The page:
Reader Questions on the 1 Trillion Coin Proposal: Where's the Money Come From? Will It Cause Inflation?

By: Mike Shedlock | Tue, Jan 8, 2013
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Several people asked me to comment on the $1 trillion coin proposal endorsed by New York Times columnist and Noble Prize winner Paul Krugman.

I did so yesterday in a satirical post Krugman Supports the $1 Trillion Coin; Why Stop There? I Support the $1 Quadrillion Coin.

In response to the above article, I have received several emails wondering where the money comes from. For example reader Tom writes ...

Hello Mish,

Thank you for your hard work and honest voice in producing this blog, I follow it daily. There is something that I do not understand in the platinum coin proposal. Where does the treasury come up with the trillion to purchase the platinum? Is this money printed from thin air? If the treasury had a spare trillion to purchase platinum they would not need to give it to the fed, simply use the trillion to finance more worthless deficit spending, a blatantly bad idea given the very low return we are now experiencing on stimulus.


Fictitious Accounting Entry

Hello Tom.

The proposal is nothing but a fictitious accounting entry. There is no trillion dollars. Certainly the treasury would not buy a trillion dollars worth of platinum. Indeed, that would be impossible, at least at today's pricing.

Rather, the proposal was to take a coin (size is irrelevant), and stamp "one trillion dollars" on it.

Questions of legality have arisen as noted in my article.

It's important to note that Krugman (correctly) never proposed spending the coin. It would take an act of Congress to spend it.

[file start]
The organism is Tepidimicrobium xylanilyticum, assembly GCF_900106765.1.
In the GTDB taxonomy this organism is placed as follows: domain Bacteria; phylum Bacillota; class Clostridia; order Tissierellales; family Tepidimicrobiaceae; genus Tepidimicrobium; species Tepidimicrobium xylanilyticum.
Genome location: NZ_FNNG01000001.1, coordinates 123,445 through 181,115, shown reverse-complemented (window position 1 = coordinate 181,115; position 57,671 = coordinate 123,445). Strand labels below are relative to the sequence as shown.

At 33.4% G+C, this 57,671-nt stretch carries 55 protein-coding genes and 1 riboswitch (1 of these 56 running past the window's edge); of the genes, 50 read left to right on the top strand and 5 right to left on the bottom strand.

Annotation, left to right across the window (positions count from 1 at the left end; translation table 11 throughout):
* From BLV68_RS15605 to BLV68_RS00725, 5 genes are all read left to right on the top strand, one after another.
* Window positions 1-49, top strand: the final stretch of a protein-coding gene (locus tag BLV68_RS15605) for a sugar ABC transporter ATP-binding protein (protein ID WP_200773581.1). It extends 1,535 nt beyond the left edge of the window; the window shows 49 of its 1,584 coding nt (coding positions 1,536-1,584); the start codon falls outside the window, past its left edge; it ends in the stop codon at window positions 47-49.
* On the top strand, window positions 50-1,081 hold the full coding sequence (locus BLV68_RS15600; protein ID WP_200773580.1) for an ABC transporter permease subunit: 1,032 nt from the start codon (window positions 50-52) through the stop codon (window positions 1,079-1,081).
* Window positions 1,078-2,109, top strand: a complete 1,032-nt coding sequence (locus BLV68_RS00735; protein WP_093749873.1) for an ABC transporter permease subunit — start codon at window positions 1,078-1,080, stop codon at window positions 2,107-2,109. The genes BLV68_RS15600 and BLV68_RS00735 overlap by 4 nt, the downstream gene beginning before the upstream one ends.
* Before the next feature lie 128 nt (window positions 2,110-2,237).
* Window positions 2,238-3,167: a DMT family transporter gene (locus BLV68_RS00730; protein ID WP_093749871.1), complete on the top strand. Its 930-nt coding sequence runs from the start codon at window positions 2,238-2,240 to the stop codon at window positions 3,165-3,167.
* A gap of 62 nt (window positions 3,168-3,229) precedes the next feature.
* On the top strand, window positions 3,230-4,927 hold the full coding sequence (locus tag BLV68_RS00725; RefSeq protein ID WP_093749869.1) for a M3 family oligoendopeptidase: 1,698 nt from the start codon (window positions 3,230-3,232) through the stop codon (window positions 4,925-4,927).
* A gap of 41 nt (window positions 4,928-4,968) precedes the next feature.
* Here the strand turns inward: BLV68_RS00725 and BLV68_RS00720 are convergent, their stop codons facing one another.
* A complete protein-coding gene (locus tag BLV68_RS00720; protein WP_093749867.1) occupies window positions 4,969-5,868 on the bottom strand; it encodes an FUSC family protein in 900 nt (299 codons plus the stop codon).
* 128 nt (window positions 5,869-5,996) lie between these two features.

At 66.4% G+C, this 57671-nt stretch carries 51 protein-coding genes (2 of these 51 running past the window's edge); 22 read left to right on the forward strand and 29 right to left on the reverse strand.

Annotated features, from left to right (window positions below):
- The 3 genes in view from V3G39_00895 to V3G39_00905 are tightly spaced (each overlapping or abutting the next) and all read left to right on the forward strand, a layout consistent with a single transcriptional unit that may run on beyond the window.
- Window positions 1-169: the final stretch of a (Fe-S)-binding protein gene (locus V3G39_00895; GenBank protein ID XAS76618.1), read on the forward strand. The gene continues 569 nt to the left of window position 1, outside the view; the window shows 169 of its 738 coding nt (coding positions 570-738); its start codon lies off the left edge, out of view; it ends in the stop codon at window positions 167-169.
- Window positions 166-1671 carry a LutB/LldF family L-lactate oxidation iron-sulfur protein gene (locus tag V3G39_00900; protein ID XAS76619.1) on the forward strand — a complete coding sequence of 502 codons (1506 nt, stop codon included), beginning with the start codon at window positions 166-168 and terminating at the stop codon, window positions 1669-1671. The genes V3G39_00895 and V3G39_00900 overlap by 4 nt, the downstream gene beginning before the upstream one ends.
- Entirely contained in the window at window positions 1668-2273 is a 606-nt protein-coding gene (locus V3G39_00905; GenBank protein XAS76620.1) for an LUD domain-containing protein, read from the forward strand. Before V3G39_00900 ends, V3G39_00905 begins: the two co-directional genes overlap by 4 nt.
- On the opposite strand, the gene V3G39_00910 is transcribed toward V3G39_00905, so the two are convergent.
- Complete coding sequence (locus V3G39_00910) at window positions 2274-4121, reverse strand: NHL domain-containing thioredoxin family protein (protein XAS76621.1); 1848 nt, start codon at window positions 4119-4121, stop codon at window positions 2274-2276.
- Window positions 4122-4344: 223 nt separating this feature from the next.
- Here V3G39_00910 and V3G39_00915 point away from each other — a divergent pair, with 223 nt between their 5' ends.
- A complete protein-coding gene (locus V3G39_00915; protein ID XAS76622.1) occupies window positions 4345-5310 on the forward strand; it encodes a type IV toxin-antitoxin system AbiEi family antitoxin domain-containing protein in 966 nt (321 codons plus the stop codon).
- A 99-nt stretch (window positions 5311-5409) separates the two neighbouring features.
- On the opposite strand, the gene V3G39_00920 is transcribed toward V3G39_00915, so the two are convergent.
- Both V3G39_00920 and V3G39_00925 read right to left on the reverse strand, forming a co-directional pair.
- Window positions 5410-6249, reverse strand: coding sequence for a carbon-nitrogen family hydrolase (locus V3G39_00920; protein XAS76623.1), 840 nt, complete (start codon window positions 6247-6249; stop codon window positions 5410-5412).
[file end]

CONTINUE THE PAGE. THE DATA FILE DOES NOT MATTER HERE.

Thus, the proposal was to value the coin at one trillion dollars simply as an accounting entity. In other words, the Treasury would take a coin worth essentially nothing, that could not be spent, and value it on the books as one trillion dollars.

Accounting Fraud

My personal opinion is that it would be fraud to do place a one trillion value on a coin that could not be spent (in this case, because the money was already spent. In higher denominations, the money would not be spent until Congress authorized such spending).

Regardless, actual future spending would be precisely what Congress authorized to be spent, no more no less.

No Inflationary Effect

There would be zero inflation as a result of minting such a coin. Indeed, it would not cause inflation if the Treasury minted a 1,000 quadrillion coin. This is an important point.

Debt Ceiling Nonsense

The entire exercise is to avoid another nonsensical discussion about whether or not Congress will bump up the debt ceiling. I say "nonsensical" because we all know that Congress will indeed cave in and bump up the debt ceiling.

On that score, Krugman actually has a point. However, (ignoring legalities and accounting fraud) there certainly is a huge need for discussion in Congress about the deficit and debt levels.

That is why I am against the coin idea even if it is legal (which I doubt).

However, in case I am legally wrong, I repeat what I said earlier (the treasury should mint a one quadrillion coin), simply to highlight the absurd nature of the idea.

With that, I repeat my proposal for this picture on the front of the coin.

Alfred E Newman For President

The back of the coin should be equally obvious.

Paul Krugman Prays for America.

Paul Krugman Praying



Mike Shedlock

Author: Mike Shedlock

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Mike Shedlock

Michael "Mish" Shedlock is a registered investment advisor representative for SitkaPacific Capital Management. Visit to learn more about wealth management for investors seeking strong performance with low volatility.

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